ABSTRACT: Positive reinforcement training (PRT) has successfully been used to train diverse species to execute behaviors helpful in the everyday care and wellbeing of the animals. Because little information is available about training sooty mangabeys (Cercocebus atys atys), we analyzed PRT with a group of 30 adult males as they were trained to shift from 1 side of their enclosure to the other. Over a 4-mo period we conducted 57 training sessions totaling 26.5 h of training and recorded compliance information. During training, compliance increased from 76% of the animals during the first 5 training sessions to 86% of the animals shifting during the last 5 sessions. This result indicated progress but fell short of our goal of 90% compliance. After 25 training sessions, problem-solving techniques were applied to help the consistently noncompliant animals become more proficient. The techniques included reducing social stress by shifting animals so that noncompliant monkeys could shift into an unoccupied space, using more highly preferred foods, and 'jackpot'-sized reinforcement. To determine whether social rank affected training success, animals were categorized into high, medium, and low dominance groups, based on 7 h of behavioral observations. A Kruskal-Wallis test result indicated a significant difference in compliance according to the category of dominance. Although training a group this large proved challenging, the mangabeys cooperated more than 90% of the time during follow-up sessions. The training program improved efficiency in caring for the mangabeys.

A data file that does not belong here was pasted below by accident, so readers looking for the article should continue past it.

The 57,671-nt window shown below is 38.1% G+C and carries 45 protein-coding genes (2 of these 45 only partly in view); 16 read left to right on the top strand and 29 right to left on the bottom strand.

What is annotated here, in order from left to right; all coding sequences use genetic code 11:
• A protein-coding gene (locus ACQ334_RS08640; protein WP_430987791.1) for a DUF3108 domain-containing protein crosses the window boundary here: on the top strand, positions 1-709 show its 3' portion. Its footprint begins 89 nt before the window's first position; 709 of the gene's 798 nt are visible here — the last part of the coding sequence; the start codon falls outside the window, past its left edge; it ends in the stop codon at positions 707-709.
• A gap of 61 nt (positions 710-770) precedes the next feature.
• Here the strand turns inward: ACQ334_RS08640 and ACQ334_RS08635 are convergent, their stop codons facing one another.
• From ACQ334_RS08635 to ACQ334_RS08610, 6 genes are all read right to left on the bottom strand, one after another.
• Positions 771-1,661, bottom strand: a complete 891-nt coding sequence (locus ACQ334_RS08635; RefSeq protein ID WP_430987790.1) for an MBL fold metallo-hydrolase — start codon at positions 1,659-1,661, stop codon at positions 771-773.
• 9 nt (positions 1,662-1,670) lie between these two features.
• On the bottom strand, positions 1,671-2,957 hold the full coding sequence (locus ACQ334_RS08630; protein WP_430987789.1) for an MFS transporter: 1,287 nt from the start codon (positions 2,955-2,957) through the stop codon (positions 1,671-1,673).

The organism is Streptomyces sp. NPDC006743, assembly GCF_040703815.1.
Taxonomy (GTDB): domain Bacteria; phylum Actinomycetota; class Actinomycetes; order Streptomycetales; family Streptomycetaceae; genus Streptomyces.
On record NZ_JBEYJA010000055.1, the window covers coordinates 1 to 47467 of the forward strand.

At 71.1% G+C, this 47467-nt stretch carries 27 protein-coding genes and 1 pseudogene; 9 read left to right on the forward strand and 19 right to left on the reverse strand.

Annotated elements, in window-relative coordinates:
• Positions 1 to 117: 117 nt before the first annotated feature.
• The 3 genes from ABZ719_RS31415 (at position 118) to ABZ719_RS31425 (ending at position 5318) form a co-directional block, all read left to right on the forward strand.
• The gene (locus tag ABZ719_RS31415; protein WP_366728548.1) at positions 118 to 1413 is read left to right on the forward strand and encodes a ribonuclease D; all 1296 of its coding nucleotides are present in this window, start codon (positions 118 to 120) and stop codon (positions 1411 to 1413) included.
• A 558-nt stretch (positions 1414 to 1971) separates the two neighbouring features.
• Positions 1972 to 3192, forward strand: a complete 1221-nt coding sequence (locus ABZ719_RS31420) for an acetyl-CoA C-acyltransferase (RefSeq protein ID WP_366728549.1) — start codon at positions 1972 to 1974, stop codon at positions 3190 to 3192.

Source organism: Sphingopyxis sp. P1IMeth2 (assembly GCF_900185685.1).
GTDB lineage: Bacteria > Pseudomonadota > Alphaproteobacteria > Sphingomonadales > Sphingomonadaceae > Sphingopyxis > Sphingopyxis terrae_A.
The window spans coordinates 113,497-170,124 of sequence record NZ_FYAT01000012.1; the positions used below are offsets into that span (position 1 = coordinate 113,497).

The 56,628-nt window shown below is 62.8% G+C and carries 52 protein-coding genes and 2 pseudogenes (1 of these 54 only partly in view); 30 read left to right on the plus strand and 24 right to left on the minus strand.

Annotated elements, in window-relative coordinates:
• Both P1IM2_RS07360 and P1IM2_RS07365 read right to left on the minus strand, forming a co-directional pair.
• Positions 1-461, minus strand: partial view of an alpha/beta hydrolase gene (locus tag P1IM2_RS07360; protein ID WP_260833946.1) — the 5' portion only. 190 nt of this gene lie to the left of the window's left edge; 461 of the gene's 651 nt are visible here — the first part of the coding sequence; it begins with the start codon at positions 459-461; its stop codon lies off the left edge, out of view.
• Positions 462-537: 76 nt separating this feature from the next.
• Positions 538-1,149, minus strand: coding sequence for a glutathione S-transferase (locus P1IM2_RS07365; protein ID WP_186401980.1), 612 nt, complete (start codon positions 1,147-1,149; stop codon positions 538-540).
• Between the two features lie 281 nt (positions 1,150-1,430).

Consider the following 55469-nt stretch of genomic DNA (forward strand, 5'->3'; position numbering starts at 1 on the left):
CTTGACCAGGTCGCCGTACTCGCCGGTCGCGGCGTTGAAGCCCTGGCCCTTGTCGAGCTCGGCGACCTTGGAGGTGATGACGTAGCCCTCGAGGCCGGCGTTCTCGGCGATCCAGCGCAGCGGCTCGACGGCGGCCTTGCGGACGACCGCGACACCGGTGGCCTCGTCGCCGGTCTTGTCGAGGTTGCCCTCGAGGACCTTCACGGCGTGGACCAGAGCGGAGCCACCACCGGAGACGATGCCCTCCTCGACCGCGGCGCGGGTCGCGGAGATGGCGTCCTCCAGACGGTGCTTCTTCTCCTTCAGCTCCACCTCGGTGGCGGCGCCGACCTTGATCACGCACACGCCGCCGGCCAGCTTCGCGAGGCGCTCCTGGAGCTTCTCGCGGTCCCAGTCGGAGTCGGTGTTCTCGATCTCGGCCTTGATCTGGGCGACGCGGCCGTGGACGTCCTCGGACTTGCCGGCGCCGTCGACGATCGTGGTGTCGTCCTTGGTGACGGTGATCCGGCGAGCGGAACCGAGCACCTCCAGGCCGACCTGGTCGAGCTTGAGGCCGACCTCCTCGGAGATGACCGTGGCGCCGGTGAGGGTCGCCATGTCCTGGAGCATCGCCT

Journal of the American Association for Laboratory Animal Science: JAALAS 04/2009; 48(2):192-5. · 0.71 Impact Factor